A Little-Known Tactic Can Make the U.S. Investigate Your Car-Safety Problem


One of those was filed by Troy Lyman, a computer programmer from Winchester, Calif., who owns a 2007 Saturn Sky. A major concern among Sky owners, which arose around 2015, had been a sensing mechanism failure that could prevent the passenger-side airbag from deploying.

“G.M. wasn’t doing anything about it. N.H.T.S.A. wasn’t looking at the complaints and doing something about it,” Mr. Lyman, 48, said. “Basically it came down to, at some point in time, there has to be an individual who will do something about it, and I was tired of waiting for it to be somebody else.”

The agency granted his 2016 petition and began asking General Motors about the issue. Early in 2017, G.M. announced a recall of 91,000 2006-10 Pontiac Solstice and 2007-10 Saturn Sky models.

“I was surprised it would cause them to get them into action,” Mr. Lyman said. “That was the biggest shock — that something actually came of it.”

He added, “When G.M. issued the recall, I was absolutely floored.”

The other 31 petitions were either not granted or investigated and dismissed without finding a safety defect. In explaining its rejections in the Federal Register, the agency typically said its initial analysis had indicated that there did not seem to be a problem or that it wasn’t likely to result in a recall and spending time would be a poor use of agency resources.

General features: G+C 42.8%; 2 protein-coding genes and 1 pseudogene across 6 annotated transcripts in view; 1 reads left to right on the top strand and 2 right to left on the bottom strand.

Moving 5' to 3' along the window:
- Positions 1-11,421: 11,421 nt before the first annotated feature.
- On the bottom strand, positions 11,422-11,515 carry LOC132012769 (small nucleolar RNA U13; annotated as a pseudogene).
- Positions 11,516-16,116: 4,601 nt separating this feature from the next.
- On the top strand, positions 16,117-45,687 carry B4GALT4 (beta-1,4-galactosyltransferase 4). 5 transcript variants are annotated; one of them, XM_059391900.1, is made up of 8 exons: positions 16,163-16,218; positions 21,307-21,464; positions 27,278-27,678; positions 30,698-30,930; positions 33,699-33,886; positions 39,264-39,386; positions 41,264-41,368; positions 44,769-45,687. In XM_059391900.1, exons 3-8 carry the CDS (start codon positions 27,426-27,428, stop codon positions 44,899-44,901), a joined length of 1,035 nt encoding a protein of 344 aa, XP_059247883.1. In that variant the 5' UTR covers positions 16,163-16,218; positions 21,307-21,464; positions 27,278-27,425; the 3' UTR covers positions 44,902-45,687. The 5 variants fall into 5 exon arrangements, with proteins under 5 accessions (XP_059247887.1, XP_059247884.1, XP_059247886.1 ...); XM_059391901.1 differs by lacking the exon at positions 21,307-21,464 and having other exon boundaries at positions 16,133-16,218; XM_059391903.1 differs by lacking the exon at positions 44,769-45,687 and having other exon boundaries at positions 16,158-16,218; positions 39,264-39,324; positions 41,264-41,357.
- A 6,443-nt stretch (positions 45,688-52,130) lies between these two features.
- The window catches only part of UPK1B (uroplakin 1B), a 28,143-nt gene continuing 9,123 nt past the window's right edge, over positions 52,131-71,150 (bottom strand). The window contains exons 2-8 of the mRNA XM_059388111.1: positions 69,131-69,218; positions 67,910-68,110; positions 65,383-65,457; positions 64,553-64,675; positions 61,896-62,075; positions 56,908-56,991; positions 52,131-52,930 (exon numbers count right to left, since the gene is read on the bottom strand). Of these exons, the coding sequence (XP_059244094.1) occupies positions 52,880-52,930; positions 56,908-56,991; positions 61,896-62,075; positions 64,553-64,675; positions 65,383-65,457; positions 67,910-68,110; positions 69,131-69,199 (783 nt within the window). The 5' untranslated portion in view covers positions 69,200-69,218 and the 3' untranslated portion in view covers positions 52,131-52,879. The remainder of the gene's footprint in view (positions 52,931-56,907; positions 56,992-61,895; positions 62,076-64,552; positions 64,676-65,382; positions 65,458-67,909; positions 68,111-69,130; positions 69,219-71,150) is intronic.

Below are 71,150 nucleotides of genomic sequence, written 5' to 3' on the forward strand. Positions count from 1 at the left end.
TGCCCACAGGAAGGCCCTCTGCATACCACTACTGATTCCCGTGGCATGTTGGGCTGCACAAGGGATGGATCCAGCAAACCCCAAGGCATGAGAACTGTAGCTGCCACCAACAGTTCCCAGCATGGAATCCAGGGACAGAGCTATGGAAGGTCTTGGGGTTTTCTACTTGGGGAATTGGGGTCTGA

The agency’s stated goal is to decide whether to grant a petition within 120 days. But it often fails to do that. The agency has one petition from 2018 that is late and one each from 2017, 2016, 2015, 2014 and 2013.

“N.H.T.S.A. doesn’t follow its own rules as far as timeliness in investigatory matters,” said Mr. Oliver of the North Carolina Consumers Council. “This puts the safety of the public at risk since vehicles that have alleged safety defects are allowed to remain on the road for a long time while N.H.T.S.A. sits on investigations. The public should be outraged.”


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